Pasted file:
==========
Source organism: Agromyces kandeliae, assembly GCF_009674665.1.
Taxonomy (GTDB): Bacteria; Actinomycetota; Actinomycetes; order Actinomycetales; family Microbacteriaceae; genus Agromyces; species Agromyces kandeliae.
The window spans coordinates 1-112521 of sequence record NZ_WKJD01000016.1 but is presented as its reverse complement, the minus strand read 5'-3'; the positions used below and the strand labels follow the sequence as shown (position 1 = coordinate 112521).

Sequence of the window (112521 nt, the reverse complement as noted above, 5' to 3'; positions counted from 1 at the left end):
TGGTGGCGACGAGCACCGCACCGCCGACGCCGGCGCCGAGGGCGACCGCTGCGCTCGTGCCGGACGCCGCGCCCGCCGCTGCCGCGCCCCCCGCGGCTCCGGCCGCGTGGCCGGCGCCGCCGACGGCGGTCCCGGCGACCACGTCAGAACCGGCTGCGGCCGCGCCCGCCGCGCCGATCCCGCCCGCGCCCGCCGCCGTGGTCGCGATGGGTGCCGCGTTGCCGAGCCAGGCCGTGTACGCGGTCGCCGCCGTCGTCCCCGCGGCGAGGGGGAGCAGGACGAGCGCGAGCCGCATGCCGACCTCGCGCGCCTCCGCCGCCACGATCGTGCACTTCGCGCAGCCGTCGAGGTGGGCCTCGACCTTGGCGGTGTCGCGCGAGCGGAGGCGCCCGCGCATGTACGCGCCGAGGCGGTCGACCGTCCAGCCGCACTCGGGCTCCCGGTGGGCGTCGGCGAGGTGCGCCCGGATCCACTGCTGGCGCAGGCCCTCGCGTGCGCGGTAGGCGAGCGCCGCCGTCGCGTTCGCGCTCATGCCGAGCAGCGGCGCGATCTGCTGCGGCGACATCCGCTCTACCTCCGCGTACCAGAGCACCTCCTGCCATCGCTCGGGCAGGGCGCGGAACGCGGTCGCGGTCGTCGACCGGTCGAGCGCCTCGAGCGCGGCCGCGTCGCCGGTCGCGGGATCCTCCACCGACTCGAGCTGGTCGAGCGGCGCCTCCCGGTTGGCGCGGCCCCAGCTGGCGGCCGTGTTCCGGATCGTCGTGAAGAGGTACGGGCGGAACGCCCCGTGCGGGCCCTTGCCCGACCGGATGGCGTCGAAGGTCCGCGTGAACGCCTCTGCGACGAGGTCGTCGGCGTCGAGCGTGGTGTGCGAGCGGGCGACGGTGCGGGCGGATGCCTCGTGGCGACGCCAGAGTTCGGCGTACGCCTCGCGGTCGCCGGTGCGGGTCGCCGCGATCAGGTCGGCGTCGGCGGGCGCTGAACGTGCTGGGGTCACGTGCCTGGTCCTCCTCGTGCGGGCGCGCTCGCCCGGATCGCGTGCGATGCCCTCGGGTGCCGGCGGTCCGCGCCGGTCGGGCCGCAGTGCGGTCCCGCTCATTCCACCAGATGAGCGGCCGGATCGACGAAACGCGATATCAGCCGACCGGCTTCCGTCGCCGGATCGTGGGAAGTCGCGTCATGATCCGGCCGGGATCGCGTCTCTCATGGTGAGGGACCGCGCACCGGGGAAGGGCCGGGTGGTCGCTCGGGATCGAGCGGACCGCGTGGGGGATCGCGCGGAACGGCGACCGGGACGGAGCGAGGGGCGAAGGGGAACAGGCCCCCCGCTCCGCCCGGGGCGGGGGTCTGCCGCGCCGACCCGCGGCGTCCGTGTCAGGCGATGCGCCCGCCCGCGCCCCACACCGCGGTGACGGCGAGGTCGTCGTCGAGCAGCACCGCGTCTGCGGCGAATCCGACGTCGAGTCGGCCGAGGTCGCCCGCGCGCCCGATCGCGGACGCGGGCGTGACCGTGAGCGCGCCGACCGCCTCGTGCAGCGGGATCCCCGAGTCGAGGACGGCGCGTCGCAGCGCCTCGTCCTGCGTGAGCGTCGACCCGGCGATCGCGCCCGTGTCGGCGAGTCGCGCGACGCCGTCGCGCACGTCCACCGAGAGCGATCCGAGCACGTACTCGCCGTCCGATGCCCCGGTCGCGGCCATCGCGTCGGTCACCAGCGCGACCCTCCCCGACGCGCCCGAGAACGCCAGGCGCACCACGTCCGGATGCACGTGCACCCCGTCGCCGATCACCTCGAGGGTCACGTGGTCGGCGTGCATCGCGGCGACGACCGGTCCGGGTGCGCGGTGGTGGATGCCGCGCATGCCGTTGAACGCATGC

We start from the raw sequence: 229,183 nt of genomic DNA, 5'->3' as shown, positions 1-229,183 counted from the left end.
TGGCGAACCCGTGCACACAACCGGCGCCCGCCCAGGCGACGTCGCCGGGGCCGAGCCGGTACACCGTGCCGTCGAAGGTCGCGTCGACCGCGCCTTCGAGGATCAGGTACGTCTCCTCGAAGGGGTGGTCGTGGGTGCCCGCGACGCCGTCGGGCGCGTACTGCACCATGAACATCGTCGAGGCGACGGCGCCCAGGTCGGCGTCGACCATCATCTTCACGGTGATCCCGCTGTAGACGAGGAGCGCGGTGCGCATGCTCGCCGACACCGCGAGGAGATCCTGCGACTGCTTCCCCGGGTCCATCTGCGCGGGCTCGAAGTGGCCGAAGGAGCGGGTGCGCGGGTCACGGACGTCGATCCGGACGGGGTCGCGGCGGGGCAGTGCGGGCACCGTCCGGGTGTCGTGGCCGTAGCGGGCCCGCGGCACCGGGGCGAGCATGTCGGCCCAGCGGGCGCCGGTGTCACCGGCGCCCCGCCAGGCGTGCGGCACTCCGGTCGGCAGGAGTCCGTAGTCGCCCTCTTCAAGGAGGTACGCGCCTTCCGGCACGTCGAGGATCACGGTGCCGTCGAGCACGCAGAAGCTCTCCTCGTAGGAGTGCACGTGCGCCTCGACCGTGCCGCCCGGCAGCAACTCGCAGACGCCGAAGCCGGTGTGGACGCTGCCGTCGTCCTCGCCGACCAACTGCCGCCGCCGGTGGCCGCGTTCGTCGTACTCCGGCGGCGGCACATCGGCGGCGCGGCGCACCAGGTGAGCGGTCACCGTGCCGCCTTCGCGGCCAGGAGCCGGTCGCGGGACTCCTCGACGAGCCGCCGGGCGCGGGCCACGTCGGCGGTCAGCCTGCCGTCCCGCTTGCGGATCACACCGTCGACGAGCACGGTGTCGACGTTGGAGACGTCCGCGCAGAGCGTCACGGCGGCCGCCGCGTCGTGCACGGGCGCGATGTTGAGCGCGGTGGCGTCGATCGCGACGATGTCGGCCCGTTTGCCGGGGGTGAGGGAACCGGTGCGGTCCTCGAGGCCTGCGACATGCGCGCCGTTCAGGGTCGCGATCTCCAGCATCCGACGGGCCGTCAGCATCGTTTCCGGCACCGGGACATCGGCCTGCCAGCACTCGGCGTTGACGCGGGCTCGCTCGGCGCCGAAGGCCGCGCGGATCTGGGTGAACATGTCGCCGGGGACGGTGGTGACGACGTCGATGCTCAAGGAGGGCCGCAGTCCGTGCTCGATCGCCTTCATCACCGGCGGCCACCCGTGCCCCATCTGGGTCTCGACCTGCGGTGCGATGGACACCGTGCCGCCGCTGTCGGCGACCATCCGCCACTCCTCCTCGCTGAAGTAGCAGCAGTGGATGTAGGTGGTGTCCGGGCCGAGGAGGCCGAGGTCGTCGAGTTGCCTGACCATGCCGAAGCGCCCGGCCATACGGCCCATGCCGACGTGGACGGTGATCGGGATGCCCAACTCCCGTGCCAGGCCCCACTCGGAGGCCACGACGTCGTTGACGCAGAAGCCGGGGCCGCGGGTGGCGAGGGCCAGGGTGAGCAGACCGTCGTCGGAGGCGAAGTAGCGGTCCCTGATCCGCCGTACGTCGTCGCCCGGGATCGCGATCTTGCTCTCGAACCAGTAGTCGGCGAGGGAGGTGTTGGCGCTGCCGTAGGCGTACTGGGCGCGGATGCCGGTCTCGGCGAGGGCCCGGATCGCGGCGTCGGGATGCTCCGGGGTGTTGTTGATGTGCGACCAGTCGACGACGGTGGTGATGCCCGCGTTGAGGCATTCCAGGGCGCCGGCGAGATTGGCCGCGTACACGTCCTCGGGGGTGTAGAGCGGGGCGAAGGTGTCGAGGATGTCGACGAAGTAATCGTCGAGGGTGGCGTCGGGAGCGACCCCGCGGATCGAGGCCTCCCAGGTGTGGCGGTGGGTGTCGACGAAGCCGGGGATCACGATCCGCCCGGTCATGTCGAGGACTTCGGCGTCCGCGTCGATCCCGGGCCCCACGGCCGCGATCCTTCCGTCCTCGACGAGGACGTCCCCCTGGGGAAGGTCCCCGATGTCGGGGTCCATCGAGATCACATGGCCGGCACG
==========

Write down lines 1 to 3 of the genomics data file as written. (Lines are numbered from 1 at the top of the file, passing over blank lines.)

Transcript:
Source organism: Agromyces kandeliae, assembly GCF_009674665.1.
Taxonomy (GTDB): Bacteria; Actinomycetota; Actinomycetes; order Actinomycetales; family Microbacteriaceae; genus Agromyces; species Agromyces kandeliae.
The window spans coordinates 1-112521 of sequence record NZ_WKJD01000016.1 but is presented as its reverse complement, the minus strand read 5'-3'; the positions used below and the strand labels follow the sequence as shown (position 1 = coordinate 112521).